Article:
PhD, Psychology, Flinders University
Anna Lane is a lifespan developmental psychologist with a general research interest that focuses on better understanding the psychological, social and environmental predictors of healthy ageing. Currently, she is a Research Fellow with the Lee Li Ming Programme in Ageing Urbanism at the Lee Kuan Yew Centre for Innovative Cities, where she conducts research on dementia-friendly communities, neighbourhood social capital and other aspects of age-friendly neighbourhoods. She has also worked at the National Institute of Labour Studies and the Southgate Institute of Health, Society and Equity at Flinders University in South Australia exploring the resilience processes of Australia’s ageing farmers, and examining a ‘health in all policy’ initiative to achieve sustainable and healthy communities for all generations.
PhD, History, Cornell University
Samson Lim is an Assistant Professor of History. His research examines the connections between technology, capitalism, and culture. His first book, Siam’s New Detectives: Visualizing Crime and Conspiracy in Modern Thailand (University of Hawaii Press, 2016), is a history of the visual culture of policing in Thailand between during the early 20th century. Dr. Lim is currently working on a cultural history of capitalism and the money economy as seen through the lens of financial crimes in early twentieth century Bangkok. He is also a member of the Opportunity Lab at SUTD, a centre at SUTD that encourages social change through design projects throughout Asia.
PhD, City and Regional Planning, University of California, Berkeley
Jin Murakami is an Assistant Professor of Urban Studies and Policy. He specializes in the areas of transportation and land use, spatial planning and development in globalization, and infrastructure finance and land policy. His research focuses principally on spatial, financial, and technological matters that influence city-regions’ global competitiveness and local livability. Dr. Murakami’s current projects include an international case study of transit-oriented development and land value capture, spatial influences of intercity transportation systems, and an empirical analysis on real estate investment trusts as socially responsible investing in Asia.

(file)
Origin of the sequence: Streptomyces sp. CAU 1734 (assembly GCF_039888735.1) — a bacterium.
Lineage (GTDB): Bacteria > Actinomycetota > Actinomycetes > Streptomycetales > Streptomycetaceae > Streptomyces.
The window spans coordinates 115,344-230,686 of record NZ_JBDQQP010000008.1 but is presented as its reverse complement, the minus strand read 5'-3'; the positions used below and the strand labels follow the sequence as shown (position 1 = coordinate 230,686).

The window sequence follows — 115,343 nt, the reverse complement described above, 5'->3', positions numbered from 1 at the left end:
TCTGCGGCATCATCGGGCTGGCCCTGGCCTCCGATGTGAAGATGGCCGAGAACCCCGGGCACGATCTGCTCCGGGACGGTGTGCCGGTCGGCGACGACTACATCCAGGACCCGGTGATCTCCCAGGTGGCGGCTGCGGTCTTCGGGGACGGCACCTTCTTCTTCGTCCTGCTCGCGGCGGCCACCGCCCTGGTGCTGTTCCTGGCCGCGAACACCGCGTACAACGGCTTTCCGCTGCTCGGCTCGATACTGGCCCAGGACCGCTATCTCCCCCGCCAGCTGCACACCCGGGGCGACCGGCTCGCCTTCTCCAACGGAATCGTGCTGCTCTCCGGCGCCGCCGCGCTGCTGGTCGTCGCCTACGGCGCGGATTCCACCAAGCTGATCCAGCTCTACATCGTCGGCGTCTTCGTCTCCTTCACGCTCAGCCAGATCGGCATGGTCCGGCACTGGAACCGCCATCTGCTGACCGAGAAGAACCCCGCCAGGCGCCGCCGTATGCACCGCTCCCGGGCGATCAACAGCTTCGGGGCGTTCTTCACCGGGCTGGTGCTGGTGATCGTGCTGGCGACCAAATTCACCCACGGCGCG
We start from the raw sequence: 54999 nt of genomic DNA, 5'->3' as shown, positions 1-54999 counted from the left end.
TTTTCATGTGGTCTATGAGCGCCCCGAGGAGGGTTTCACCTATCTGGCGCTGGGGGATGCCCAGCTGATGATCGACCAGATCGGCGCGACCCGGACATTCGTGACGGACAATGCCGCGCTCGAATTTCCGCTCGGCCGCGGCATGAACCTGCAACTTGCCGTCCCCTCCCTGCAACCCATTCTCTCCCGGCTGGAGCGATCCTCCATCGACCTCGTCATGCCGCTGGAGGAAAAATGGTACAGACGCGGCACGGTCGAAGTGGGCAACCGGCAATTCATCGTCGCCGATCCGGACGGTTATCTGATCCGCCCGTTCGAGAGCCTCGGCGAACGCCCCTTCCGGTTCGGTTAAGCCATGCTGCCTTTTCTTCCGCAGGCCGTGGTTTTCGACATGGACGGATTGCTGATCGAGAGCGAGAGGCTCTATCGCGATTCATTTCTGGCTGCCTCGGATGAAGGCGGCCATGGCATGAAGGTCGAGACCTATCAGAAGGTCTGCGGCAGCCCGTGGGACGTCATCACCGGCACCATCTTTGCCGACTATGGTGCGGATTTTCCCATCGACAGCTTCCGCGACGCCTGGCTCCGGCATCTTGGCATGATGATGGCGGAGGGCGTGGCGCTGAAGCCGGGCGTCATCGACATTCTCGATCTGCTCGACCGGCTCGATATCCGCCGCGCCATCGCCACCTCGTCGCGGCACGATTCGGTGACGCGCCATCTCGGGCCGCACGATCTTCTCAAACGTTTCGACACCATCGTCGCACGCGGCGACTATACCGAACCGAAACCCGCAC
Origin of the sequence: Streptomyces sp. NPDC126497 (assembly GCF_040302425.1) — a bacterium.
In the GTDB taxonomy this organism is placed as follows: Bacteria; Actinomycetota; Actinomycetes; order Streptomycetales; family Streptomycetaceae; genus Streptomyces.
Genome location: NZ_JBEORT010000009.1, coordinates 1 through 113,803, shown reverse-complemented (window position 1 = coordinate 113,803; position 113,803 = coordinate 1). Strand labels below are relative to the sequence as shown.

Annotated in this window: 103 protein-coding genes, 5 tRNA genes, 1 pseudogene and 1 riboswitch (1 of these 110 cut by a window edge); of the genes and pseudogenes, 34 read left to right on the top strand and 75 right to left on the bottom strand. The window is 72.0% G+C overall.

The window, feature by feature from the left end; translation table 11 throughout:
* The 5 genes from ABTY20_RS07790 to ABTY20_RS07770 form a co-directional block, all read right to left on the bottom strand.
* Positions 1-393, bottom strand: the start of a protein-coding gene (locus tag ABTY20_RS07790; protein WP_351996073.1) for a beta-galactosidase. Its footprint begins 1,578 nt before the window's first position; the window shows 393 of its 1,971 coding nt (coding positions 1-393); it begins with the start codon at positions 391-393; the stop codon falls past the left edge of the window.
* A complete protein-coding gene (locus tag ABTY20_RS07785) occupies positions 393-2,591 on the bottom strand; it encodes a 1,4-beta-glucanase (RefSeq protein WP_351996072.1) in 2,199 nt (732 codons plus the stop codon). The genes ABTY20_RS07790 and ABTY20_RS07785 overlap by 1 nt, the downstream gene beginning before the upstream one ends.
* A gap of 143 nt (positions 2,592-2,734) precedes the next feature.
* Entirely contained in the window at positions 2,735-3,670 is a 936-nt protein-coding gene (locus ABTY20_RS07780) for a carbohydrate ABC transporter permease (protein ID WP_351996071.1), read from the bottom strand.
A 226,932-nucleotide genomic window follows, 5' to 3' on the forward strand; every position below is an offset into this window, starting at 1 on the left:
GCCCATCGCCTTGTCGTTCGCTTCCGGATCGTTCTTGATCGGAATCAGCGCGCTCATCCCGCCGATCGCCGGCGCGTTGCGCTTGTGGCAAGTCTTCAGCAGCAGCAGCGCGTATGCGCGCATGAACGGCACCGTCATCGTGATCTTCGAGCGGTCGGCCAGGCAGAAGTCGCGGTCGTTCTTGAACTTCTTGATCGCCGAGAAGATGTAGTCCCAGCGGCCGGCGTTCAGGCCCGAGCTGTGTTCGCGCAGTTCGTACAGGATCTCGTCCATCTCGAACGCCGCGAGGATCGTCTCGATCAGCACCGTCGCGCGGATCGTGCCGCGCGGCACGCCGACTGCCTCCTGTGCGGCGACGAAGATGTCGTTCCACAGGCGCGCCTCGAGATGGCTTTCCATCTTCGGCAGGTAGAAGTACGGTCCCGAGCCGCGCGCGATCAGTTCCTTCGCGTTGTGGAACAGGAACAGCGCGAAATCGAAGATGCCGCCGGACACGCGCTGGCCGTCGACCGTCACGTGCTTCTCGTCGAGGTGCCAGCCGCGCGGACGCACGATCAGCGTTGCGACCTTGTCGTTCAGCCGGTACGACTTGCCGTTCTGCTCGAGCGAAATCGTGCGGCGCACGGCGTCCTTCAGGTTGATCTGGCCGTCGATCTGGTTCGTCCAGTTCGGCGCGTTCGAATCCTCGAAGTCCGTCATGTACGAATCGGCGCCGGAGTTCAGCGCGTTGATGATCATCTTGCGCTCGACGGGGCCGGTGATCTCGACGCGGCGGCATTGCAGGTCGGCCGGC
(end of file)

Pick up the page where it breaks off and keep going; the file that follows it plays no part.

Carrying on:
PhD, Public Policy, Lee Kuan Yew School of Public Policy, National University of SIngapore
Sreeja Nair has an inter-disciplinary background with a PhD in Public Policy from the Lee Kuan Yew School of Public Policy (National University of Singapore), Masters in Climate and Society (Columbia University) and Environmental Studies (TERI University, India). Dr. Nair’s research interest lies in studying the design of policy strategies in anticipation of critical socio-technical and environmental transitions in the future, including digital disruption and the workforce, and water sustainability initiatives in urban Asia. Dr. Nair has worked with The Energy and Resources Institute in India and contributed to the National and state level Action Plans on Climate Change in India and assessment of impacts of environmental change and policy responses in other parts of Asia such as Bangladesh, Nepal, Bhutan, Maldives, Indonesia, Thailand and Vietnam. She is currently working on a book titled ‘Policy experimentation in the age of digital disruption’ (under contract with Cambridge University Press).
PhD, Geography, Clark University